A particular goal of your November adventures should be to hit the places you may not be able to get to once winter hits. The Shining Rock Wildnerness, for example is best accessed off the Blue Ridge Parkway via the National Forest Service’s Black Balsam Access. While the access may be open year-round, this segment of the parkway, much of which is above a mile in altitude, is often closed in winter due to snow and especially ice. Those closures generally start in December and linger into March. Access aside, this is one gorgeous stretch of high country, with some of the best and abundant panoramic views in the Southeast. Hike Ivestor Gap Trail to Shining Rock, return via the Art Loeb Trail and get a better appreciation for the quiet and vastness of the approaching winter. Plan to spend additional time atop Black Balsam and Tennent Mountain. Need more incentive? While hardly deserted, you’ll find far fewer people poking about Shining Rock this time of year.
Plan your adventure starting here.

4. Neusiok Trail
Croatan National Forest, Havelock

For most of our selections, the season is winding down. For the Neusiok Trail, it’s just beginning. The Neusiok runs 20 miles through the coastal Croatan National Forest, it’s northern terminus below a bluff overlooking the two-and-a-half-mile wide Neuse River, its southeastern terminus at Oyster Point, on the Newport River. The southeastern two-thirds in particular explores a low, boggy pineland, the boggy portions of the trail elevated by boardwalk. Nearer the Neuse, as it approaches the Pine Cliff Recreation Area, the trail goes through a bit of an identity crises, suddenly suggesting the Appalachians as it becomes rolling and passes holly, beech and galax. Make no mistake, though, this trail is all coastal: in warmer weather it’s frequented by the assorted flying and slithering critters associated with such lowlands (a primitive camping area along the way is appropriately names “Copperhead Landing”). When temperatures drop into the 50s and below, the Neusiok loses its menace and becomes a top North Carolina adventure.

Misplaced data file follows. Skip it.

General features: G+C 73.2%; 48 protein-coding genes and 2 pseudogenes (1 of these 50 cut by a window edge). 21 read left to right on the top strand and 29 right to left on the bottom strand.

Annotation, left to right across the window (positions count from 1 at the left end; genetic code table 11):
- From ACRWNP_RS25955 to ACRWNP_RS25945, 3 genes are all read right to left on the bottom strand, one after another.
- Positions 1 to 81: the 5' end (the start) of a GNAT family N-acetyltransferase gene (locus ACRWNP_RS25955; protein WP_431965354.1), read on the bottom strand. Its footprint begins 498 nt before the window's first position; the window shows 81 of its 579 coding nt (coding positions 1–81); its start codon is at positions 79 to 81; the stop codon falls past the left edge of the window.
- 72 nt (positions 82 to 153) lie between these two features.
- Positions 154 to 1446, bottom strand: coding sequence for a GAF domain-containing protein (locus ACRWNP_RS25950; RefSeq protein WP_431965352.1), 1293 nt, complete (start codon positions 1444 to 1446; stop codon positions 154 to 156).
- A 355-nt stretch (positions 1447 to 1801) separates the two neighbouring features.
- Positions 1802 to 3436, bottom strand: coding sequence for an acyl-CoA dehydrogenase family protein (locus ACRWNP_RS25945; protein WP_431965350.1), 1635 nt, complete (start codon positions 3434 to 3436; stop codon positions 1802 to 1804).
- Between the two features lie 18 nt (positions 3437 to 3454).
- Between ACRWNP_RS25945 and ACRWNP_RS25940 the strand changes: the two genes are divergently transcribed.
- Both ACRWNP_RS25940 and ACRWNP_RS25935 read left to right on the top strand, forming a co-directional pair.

Plan your adventure starting here.

5. Jordan Lake State Recreation Area
Sometimes, the best adventures are in your own backyard. Several years back we craved a paddle trip, but were short on time. We thought about all the spots we’d like to paddle — mostly intimate creeks Down East — realized they were all a day trip at least, then glumly got out our local maps and, for reasons we don’t recall, went to Jordan Lake. A curious choice, since we’d always associated the 46,000-acre lake as the domain of wake-making, peace-and-quiet-piercing motorboats. To our surprise, we put in at Farrington Point along with the big boys, then parted ways, paddling up one of the lake’s numerous fingers that gradually pinches down into a wetland filled by small feeder creeks. We spend three hours probing small draws and watching as the lake’s diverse bird population (including the bald eagle) circled overhead. Subsequent examination of the lake map revealed nearly a dozen other access points with similar attributes. We’ve since discovered that Jordan Lake is not alone; the Triangle’s other lake-based State Recreation Area, Falls Lake, offers even more intimate paddles.
Plan your adventure starting here.